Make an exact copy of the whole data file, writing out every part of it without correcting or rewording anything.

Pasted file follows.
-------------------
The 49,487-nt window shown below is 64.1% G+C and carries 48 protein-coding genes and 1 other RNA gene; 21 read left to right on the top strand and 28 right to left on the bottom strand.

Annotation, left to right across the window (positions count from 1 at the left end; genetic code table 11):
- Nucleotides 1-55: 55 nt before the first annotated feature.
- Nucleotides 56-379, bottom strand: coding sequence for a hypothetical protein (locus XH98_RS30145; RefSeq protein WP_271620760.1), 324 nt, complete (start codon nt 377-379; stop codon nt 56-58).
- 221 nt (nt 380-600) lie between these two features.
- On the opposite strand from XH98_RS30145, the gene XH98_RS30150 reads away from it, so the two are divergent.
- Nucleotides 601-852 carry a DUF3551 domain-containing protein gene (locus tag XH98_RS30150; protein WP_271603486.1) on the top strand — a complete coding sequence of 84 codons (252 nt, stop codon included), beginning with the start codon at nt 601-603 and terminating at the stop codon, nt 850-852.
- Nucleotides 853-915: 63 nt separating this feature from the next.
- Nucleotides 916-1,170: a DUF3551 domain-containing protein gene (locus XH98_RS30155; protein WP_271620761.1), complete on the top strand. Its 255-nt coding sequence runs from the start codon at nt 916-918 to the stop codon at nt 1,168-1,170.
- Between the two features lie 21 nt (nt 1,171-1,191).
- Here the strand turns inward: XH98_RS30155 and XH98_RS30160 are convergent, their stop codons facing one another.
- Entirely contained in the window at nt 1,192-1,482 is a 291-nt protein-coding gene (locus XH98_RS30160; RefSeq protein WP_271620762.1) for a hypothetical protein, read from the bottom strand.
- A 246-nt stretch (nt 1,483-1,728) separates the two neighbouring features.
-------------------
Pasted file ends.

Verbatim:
The 49,487-nt window shown below is 64.1% G+C and carries 48 protein-coding genes and 1 other RNA gene; 21 read left to right on the top strand and 28 right to left on the bottom strand.

Annotation, left to right across the window (positions count from 1 at the left end; genetic code table 11):
- Nucleotides 1-55: 55 nt before the first annotated feature.
- Nucleotides 56-379, bottom strand: coding sequence for a hypothetical protein (locus XH98_RS30145; RefSeq protein WP_271620760.1), 324 nt, complete (start codon nt 377-379; stop codon nt 56-58).
- 221 nt (nt 380-600) lie between these two features.
- On the opposite strand from XH98_RS30145, the gene XH98_RS30150 reads away from it, so the two are divergent.
- Nucleotides 601-852 carry a DUF3551 domain-containing protein gene (locus tag XH98_RS30150; protein WP_271603486.1) on the top strand — a complete coding sequence of 84 codons (252 nt, stop codon included), beginning with the start codon at nt 601-603 and terminating at the stop codon, nt 850-852.
- Nucleotides 853-915: 63 nt separating this feature from the next.
- Nucleotides 916-1,170: a DUF3551 domain-containing protein gene (locus XH98_RS30155; protein WP_271620761.1), complete on the top strand. Its 255-nt coding sequence runs from the start codon at nt 916-918 to the stop codon at nt 1,168-1,170.
- Between the two features lie 21 nt (nt 1,171-1,191).
- Here the strand turns inward: XH98_RS30155 and XH98_RS30160 are convergent, their stop codons facing one another.
- Entirely contained in the window at nt 1,192-1,482 is a 291-nt protein-coding gene (locus XH98_RS30160; RefSeq protein WP_271620762.1) for a hypothetical protein, read from the bottom strand.
- A 246-nt stretch (nt 1,483-1,728) separates the two neighbouring features.